10 Munchausen’s by Proxy 1.Illness in a child that is simulated or produced by a parent or someone acting in loco parentis. 2.Presentation of the child for medical assessment and care, usually persistently, often resulting in multiple medical procedures 3.Denial of knowledge by the perpetrator as to the etiology of the child's illness 4.Abatement of the child's acute symptoms when the child is separated from the perpetrator. Excludes physical and sexual abuse and nonorganic failure to thrive. Shaw. Factitious disorder by Proxy; Harvard Rev Psychiatry 16, , 2008

11 Pediatric Condition Falsification (PCF) American Professional Society on the Abuse of Children  Diagnosis of PCF given to the child victim  Psychiatric Diagnosis of Factitious Disorder by Proxy (FDP) given to the perpetrator  Intentional falsification of symptoms by perpetrator (parent)  Ayoub. Definitional Issues in Munchausen’s syndrome by Proxy; Child Abuse Neglect 11:7-10

12 Hypochondriasis by Proxy Mild variants where maternal anxiety leads to an exaggerated perception of the child as sick. Roth. How “mild” is Munchausen’s syndrome by Proxy? Isr J Psychiat Relat Sci 1990;27:160-7

13 “The diagnosis of [Factitious Disorder by Proxy] can be ruled out in a child when the repeated and suspicious presentations for medical care are found to result from illness that is wholely and credibly accounted for in another way.” Shaw. Harv Rev Psychiatry p218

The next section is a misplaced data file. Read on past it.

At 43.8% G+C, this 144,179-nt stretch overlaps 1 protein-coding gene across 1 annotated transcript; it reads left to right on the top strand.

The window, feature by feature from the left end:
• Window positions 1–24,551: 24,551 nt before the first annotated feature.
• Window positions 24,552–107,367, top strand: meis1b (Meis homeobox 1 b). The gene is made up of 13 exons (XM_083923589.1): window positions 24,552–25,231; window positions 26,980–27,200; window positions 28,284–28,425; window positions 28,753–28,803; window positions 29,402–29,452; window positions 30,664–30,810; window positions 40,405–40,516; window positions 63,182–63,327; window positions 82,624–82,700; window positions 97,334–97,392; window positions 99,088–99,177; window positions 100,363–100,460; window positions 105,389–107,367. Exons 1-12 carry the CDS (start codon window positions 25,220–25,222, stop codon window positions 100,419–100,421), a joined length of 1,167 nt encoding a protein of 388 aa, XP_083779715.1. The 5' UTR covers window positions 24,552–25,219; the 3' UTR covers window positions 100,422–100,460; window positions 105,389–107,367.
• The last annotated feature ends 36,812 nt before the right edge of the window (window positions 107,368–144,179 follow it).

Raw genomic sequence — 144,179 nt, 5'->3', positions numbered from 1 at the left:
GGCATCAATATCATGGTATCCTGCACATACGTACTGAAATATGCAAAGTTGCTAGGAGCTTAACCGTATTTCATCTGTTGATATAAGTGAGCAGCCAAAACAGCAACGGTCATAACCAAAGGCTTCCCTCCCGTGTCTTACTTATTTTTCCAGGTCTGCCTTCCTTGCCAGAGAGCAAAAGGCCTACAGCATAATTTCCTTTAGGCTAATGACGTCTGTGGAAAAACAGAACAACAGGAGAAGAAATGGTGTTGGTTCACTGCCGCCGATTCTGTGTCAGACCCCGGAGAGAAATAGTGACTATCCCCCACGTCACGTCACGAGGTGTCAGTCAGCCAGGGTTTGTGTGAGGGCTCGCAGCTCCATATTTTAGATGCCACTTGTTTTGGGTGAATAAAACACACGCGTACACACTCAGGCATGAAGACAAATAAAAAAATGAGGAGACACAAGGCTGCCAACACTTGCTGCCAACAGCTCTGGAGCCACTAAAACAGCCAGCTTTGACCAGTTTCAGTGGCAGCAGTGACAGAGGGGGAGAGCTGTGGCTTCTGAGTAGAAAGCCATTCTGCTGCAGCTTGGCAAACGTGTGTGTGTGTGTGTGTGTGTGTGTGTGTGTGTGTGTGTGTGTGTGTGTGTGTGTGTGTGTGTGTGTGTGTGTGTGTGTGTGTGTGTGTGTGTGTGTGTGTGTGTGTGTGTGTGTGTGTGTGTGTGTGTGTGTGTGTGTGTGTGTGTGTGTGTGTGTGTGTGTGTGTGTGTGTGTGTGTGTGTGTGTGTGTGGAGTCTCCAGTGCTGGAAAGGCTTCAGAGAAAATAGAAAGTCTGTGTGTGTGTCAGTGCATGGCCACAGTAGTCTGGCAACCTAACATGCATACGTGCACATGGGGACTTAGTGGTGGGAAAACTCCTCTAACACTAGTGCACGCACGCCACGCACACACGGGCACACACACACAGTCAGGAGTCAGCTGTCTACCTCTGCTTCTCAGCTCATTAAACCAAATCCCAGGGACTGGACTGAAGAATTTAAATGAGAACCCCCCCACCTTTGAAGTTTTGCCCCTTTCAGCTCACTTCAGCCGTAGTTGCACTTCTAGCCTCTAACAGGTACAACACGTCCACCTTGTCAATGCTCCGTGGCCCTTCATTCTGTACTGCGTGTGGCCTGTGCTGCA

14 Case Presentation #2  16 year old girl, acute mononucleosis  2 weeks out of school with physician’s note  Did not recover;  Persistent fatigue, headaches, sore throat, myalgia, joint pains, nausea  Bedridden 6 Months  No Specific Diagnosis  Referral to Social Services because of school truancy

15 Case Presentation #2  Same chain of events, except:  Case #1 occurred in 1986, Case #2 occurred in 2009  Case #2 cost family $120,000 to maintain legal custody of their child

16 Summary 1.CFS is a diagnosis that would specifically exclude PCF (FDP) 2.This information has not been distributed to pediatricians, child abuse agencies, and educators. 3.Medical abuse continues at this time, causing serious educational, financial and social hardship

17 Action Points 1.CDC and HRSA, should draft a document stating that CFS is a serious medical condition and is recognized by legal authorities, and is not caused by child abuse or neglect. 2.CDC and HRSA should notify public and private educational facilities concerning the existence, prevalence, and symptoms of CFS. 3.CDC and HRSA should insist upon educational support of an ill adolescent.

18 Action Points 4. A clinical diagnosis (not research diagnosis) of CFS be able to exclude PCF (FDP) unless proof of abuse is also found (in which case CFS and abuse are co-existing conditions) 5. CDC should attempt to educate physicians concerning the differences between CFS and PCF 6. Engage the American Academy of Pediatrics to contribute to diagnostic criteria and formulation of policies